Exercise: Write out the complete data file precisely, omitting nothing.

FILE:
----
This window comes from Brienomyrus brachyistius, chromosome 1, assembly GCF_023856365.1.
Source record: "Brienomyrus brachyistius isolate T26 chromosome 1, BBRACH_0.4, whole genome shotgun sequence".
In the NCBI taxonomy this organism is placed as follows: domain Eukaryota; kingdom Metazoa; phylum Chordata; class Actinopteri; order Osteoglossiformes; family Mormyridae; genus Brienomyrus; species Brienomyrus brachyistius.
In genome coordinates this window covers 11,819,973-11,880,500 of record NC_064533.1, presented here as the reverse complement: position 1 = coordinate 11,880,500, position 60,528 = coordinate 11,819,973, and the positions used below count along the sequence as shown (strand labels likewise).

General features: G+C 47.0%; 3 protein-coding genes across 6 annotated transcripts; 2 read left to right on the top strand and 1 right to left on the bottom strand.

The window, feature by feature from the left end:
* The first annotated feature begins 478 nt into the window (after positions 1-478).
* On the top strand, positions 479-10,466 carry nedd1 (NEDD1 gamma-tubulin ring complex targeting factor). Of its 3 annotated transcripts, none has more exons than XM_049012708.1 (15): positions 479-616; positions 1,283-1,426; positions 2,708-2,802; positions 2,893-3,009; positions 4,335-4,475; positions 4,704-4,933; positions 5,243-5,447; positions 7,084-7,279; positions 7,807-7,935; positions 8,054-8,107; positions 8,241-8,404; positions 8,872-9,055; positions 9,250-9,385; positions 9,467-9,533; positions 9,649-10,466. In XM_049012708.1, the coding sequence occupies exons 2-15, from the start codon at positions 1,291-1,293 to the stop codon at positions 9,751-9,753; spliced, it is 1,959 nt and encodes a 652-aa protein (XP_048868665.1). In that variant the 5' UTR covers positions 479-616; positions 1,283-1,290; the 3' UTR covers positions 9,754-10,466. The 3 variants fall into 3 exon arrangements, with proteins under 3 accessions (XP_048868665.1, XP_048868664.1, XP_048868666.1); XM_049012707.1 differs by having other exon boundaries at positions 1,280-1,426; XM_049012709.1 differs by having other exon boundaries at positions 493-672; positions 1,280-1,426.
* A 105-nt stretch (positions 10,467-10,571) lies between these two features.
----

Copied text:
This window comes from Brienomyrus brachyistius, chromosome 1, assembly GCF_023856365.1.
Source record: "Brienomyrus brachyistius isolate T26 chromosome 1, BBRACH_0.4, whole genome shotgun sequence".
In the NCBI taxonomy this organism is placed as follows: domain Eukaryota; kingdom Metazoa; phylum Chordata; class Actinopteri; order Osteoglossiformes; family Mormyridae; genus Brienomyrus; species Brienomyrus brachyistius.
In genome coordinates this window covers 11,819,973-11,880,500 of record NC_064533.1, presented here as the reverse complement: position 1 = coordinate 11,880,500, position 60,528 = coordinate 11,819,973, and the positions used below count along the sequence as shown (strand labels likewise).

General features: G+C 47.0%; 3 protein-coding genes across 6 annotated transcripts; 2 read left to right on the top strand and 1 right to left on the bottom strand.

The window, feature by feature from the left end:
* The first annotated feature begins 478 nt into the window (after positions 1-478).
* On the top strand, positions 479-10,466 carry nedd1 (NEDD1 gamma-tubulin ring complex targeting factor). Of its 3 annotated transcripts, none has more exons than XM_049012708.1 (15): positions 479-616; positions 1,283-1,426; positions 2,708-2,802; positions 2,893-3,009; positions 4,335-4,475; positions 4,704-4,933; positions 5,243-5,447; positions 7,084-7,279; positions 7,807-7,935; positions 8,054-8,107; positions 8,241-8,404; positions 8,872-9,055; positions 9,250-9,385; positions 9,467-9,533; positions 9,649-10,466. In XM_049012708.1, the coding sequence occupies exons 2-15, from the start codon at positions 1,291-1,293 to the stop codon at positions 9,751-9,753; spliced, it is 1,959 nt and encodes a 652-aa protein (XP_048868665.1). In that variant the 5' UTR covers positions 479-616; positions 1,283-1,290; the 3' UTR covers positions 9,754-10,466. The 3 variants fall into 3 exon arrangements, with proteins under 3 accessions (XP_048868665.1, XP_048868664.1, XP_048868666.1); XM_049012707.1 differs by having other exon boundaries at positions 1,280-1,426; XM_049012709.1 differs by having other exon boundaries at positions 493-672; positions 1,280-1,426.
* A 105-nt stretch (positions 10,467-10,571) lies between these two features.